Here in the mountains, the season others know as spring, we affectionately refer to as “mud season” to describe the period in between skiing and hiking, biking and golf. However, there are several options to take care of that case of “spring fever” if you are careful and plan ahead.
Hiking and Mountain Biking
Generally speaking south facing trails receive more spring sun to melt out and dry faster. Typically Round Valley (Hwy 40) and Glenwild (between Kimball and Jeremy Ranch) are the first to be ready to foot or two-wheeled traffic.
The trails you can expect to dry out first are Blackhawk and Stealth in Glenwild and Somewhere Elk & Nowhere Elks in Round Valley. Each of those trails are open to both hiking and biking, and tend to be busier on weekends and warm afternoons.
Both Mountain Trails and Basin Recreation provide great resources for planning a day out including updated trail conditions and handy maps. It is imperative to stay off trails until completely dry, as using them in muddy conditions can cause damage to the surface which could last all season, or permanently widening them from users who walk or ride around wet areas.
Road cycling is great within The Colony, providing plenty of uphill options and fun loops you can create on your own. Other quiet areas for a road ride are the Pinebrook and Jeremy Ranch neighborhoods, both of which provide a similar set up of climbs and descents. Jeremy gets more sun if the temps are cooler.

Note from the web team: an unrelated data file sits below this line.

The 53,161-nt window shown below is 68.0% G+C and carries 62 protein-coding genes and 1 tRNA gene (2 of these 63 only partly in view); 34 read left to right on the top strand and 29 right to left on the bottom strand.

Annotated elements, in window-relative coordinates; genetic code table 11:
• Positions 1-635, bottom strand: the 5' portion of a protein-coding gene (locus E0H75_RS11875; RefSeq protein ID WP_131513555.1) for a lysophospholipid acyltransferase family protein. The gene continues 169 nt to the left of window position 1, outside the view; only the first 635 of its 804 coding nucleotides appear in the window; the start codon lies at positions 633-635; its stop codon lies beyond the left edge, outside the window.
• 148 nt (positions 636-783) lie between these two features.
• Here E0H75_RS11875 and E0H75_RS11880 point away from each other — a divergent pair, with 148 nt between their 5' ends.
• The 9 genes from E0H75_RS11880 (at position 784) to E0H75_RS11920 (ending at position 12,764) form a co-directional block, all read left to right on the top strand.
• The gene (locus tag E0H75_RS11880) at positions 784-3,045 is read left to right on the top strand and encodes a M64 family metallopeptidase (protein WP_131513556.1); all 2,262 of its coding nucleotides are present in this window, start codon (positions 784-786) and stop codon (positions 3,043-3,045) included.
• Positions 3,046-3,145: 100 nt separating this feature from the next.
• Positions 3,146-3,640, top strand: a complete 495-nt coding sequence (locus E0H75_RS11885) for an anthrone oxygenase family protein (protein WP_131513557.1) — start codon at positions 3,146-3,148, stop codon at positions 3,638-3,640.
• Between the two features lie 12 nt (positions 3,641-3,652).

For flatter road rides, head out to the town of Heber City and ride a loop that includes the neighboring area of Francis. Stunning views of Mt. Timpanogos dominate the scene above your handlebars, and the surrounding bucolic farmland is a perfect spring backdrop for a pedal.
Due to the immense amount of open space at The Colony, wildlife such as moose, elk, and deer regularly frequent the area. In spring, it is a safe bet to simply grab a pair of binoculars and observe passing wildlife from the comfort of your deck.
Animals respond to longer days and warmer weather much in the same way we humans do – soaking up as much outdoor time as possible and exploring our surroundings. Additionally, much of our local fauna are caring for their young while coming out of a winter slumber at the same time, making them incredibly unpredictable – especially moose – so be sure to give animals plenty of space and keep a safe distance.
The Swaner Nature Preserve offers an additional opportunity to see wildlife – from elk to nesting sandhill cranes – in nearby Kimball Junction. This project of Utah State University offers complimentary nature walks each Saturday morning led by a naturalist.
The closest option outside Park City is Mountain Dell, located off I-80 in Parleys Canyon between SLC and Park City. As of this writing, they had 18 holes open, with a second 18 holes set to open soon. Stay tuned for a full blog post on golf options in the Park City area to plan your rounds for spring and summer.